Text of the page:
Numerous studies have confirmed that the relationship between an employee and their immediate supervisor is the biggest predictor of staff turnover in a workplace. When there’s an abusive manager around, good people leave – even when attractive pay, job satisfaction and chances for promotion are present.

A workplace bully is the ultimate killer of staff retention. People don’t leave a job – they leave a manager. The opposite also applies – supportive managers who foster mutual respect attract better talent and save a business time, money and the need to constantly replace fed-up employees.

Want to identify hidden pockets of bullying in your organisation? Take a good, hard look at your staff retention figures, especially after there’s been a manager change.

The intimidating ‘my way or the highway’ leadership style is a recipe for disaster and results in employees who are incapable of doing their best work. How can they, when ongoing harassment has left them angry, distracted, afraid and emotionally confused?

Emotionally distressed employees make more mistakes, are more likely to be absent due to stress and are more prone to workplace injuries. Associate Professor Bill Sutton of Stanford University determined that workplace productivity can decline as much as 40% when workers have to cope with the distractions of bullying. Think about that figure for a moment – can your business afford that kind of epic loss?

In places where leaders turn a blind eye to bullying, a self-perpetuating cycle often occurs:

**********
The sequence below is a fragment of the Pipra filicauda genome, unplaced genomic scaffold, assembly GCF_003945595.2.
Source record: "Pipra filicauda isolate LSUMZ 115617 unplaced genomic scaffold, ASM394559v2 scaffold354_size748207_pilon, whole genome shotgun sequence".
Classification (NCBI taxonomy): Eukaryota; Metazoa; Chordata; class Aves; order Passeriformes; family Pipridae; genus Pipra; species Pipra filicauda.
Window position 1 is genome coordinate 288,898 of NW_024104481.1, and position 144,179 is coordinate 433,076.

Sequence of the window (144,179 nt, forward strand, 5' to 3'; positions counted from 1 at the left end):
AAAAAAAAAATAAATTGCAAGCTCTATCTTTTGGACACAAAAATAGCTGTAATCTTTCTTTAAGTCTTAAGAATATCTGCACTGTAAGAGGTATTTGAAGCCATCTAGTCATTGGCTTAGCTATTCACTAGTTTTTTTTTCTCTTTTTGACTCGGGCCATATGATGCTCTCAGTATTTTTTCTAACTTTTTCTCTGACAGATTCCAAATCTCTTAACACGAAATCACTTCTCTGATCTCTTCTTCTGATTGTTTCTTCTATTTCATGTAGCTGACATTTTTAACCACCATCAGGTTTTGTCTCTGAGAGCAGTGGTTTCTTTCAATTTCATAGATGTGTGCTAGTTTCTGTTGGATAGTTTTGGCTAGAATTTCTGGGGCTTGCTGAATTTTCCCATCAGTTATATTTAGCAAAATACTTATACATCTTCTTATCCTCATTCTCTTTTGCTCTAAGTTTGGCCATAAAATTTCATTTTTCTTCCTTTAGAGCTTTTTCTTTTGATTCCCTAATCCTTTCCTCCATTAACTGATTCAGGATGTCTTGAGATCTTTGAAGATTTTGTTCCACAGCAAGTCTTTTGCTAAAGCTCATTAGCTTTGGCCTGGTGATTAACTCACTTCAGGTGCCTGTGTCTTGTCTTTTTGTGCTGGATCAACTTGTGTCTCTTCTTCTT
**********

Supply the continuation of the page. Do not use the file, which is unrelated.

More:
(a) A highly skilled employee leaves as a direct result of bullying

(b) They’re replaced by someone who must be trained up to a similar level

(c) The bully gets even more frustrated, leading to more heavy-handed behaviour

As a business leader, if you’re shuffling bullying into the too-hard basket, failing to recognise it when it occurs or neglecting to take strong and immediate action to combat it, you’re part of the problem. Bullies are opportunists. They thrive in environments where strong leadership is absent.

So how can you become a more effective anti-bullying leader in your workplace?

  • Set clear bullying definitions so there’s no confusion about boundaries
  • Make worker health, well-being and happiness a priority
  • Provide a simple system for employees to report bullying incidents
  • Recognise that the most effective way to stamp out bullying is by changing the culture of an organisation
  • Have specific, well-defined consequences for bullying in your company policy – and have the courage to enforce them
  • Promote a climate of trust where employees at all levels can express concerns freely without fear of reprisal (too often, reporting a bullying incident only makes life worse for the target)
  • Commit to taking action against unacceptable behaviours immediately – delays only help the bully
  • Adopt a zero-tolerance policy to bullying of any kind

Choosing to do nothing about workplace bullying is leadership failure – and from a cost-benefit perspective, there’s no upside to keeping a serial bully around.

Please share with like-minded colleagues who can benefit from my insights and follow me on LinkedIn. I am passionate about raising awareness of the effects of bullying and helping people to break the silence.

If you would like to book me for a training course or speaking event, please get in touch.

Jessica Hickman is a professional member of these associations:

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